If Keukenhof Gardens are in your plans, there are many buses and detailed routes from both Amsterdam and Schiphol airport. It’s surprisingly easy to get there on your own, whihc is great if you’re not a fan of organized tours. To learn more, click here.

Visa Info For The Netherlands

The Netherlands is in the Schengen, so operates on the Schengen Visa policy. US citizens can enter visa free for up to 90 days, then can only re-enter after an additional 90 days.

Chinese citizens need to apply for a Schengen Visa. See the Schengen Visa Policy to learn more.

Netherlands Travel Guide: Top Destination Blogs

Click the icons below for more detailed information on the key sites in the Netherlands.

If this travel guide has been useful in planning, or just dreaming about visiting the Netherlands add a comment below.

Safe Travels!

Julie

If you want read more about me and my personal perspectives on travel, see my About Me.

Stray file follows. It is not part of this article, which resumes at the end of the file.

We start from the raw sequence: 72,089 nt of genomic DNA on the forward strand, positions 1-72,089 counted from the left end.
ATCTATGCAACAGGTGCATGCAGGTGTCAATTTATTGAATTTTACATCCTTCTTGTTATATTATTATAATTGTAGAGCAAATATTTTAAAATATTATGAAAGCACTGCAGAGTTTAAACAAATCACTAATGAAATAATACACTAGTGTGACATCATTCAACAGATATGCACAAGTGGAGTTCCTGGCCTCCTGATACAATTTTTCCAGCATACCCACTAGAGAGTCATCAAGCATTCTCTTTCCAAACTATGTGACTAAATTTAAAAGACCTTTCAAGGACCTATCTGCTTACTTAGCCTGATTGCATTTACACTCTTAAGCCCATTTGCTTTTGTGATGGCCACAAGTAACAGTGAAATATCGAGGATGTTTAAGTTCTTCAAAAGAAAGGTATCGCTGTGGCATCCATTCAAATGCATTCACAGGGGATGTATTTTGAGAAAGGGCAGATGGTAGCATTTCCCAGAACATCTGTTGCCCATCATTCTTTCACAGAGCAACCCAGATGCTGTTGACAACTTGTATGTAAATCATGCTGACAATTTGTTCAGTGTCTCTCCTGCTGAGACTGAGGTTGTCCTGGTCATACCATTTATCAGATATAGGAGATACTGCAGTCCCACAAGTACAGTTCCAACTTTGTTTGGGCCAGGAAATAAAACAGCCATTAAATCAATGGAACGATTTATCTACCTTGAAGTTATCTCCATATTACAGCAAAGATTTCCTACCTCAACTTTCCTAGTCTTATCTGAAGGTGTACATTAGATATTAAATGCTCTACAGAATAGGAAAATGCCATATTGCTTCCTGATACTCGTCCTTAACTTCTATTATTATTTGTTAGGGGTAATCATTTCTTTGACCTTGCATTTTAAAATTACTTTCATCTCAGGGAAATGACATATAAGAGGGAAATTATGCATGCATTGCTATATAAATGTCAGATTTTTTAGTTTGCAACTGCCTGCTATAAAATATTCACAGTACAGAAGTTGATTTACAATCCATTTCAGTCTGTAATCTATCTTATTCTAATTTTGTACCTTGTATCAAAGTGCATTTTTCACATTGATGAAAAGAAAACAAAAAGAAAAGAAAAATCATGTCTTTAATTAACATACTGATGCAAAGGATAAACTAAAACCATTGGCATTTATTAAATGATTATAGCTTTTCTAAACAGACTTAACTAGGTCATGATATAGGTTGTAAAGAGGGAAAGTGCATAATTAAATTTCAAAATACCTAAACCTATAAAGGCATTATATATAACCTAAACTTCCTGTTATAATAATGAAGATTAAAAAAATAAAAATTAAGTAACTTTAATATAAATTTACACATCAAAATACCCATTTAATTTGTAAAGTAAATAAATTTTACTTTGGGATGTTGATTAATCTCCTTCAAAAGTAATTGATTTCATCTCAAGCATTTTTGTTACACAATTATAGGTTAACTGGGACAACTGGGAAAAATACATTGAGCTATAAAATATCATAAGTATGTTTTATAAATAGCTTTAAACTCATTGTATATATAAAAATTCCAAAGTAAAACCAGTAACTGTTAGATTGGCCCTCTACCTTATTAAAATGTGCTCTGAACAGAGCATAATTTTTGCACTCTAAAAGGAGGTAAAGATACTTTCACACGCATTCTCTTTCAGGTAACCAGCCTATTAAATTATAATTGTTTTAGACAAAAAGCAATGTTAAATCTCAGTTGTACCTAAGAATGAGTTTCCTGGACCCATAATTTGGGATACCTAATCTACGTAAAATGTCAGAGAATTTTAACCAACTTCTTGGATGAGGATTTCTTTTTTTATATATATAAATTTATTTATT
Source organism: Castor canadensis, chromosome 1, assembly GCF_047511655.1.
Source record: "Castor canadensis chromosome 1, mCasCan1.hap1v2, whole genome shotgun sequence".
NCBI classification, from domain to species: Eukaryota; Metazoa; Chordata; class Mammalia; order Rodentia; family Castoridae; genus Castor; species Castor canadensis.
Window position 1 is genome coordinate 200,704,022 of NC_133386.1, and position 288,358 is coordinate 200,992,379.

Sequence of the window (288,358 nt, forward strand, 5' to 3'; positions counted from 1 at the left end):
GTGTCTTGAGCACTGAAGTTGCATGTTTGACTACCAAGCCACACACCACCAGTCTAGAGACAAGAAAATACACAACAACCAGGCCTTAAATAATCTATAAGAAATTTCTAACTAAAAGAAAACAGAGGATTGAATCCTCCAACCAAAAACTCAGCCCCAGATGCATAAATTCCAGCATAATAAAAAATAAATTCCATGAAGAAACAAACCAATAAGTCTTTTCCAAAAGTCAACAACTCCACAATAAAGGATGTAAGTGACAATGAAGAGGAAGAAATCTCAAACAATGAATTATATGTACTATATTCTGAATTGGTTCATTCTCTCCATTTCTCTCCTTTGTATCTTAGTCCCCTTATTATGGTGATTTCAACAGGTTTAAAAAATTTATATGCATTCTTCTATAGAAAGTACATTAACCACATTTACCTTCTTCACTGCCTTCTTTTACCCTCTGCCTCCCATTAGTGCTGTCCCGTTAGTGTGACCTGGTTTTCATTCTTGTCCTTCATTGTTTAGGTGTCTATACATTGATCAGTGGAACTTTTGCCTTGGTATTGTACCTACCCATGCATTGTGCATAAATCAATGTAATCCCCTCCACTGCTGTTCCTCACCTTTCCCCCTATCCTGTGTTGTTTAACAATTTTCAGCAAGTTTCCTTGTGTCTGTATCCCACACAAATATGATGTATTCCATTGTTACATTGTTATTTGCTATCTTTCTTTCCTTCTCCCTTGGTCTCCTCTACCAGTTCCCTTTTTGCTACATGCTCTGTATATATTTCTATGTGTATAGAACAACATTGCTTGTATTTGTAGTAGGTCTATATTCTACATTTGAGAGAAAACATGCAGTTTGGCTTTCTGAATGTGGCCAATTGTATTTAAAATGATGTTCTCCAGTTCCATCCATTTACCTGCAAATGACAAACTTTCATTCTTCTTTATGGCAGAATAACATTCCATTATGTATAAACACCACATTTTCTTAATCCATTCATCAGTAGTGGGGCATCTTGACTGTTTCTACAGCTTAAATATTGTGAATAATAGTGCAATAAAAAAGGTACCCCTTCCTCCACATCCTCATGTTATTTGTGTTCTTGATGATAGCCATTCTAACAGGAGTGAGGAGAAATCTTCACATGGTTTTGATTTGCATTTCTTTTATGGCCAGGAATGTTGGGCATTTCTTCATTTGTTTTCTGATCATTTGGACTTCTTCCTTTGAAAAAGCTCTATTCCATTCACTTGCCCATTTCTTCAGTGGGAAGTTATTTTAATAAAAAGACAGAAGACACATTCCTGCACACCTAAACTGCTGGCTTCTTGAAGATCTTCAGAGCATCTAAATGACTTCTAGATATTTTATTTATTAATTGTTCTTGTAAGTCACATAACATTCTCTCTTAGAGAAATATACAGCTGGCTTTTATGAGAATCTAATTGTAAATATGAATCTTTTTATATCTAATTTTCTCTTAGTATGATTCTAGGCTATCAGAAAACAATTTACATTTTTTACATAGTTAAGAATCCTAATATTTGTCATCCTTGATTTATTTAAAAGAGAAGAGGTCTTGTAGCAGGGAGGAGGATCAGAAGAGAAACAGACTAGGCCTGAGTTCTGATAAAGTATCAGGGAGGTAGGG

Note: All efforts have been made to provide accurate information in the Travel Guide for the Netherlands, but from time to time things change. If you see something that is not right, please contact me below.

Hello! I resigned from a corporate career in product development to explore the world. Although my goal was to travel for a year, 8 years later, I’ve been honored to have explored more than 60 gorgeous countries and met some unbelievably amazing people. Our world truly is a beautiful place! Follow me into the gorgeous unknown by subscribing below. You’ll receive details on fabulous destinations, comprehensive travel guides, travel tips and tidbits, and information on travel trends, like experiential, sustainable, and transformational travel. Where is your next gorgeous unknown? Julie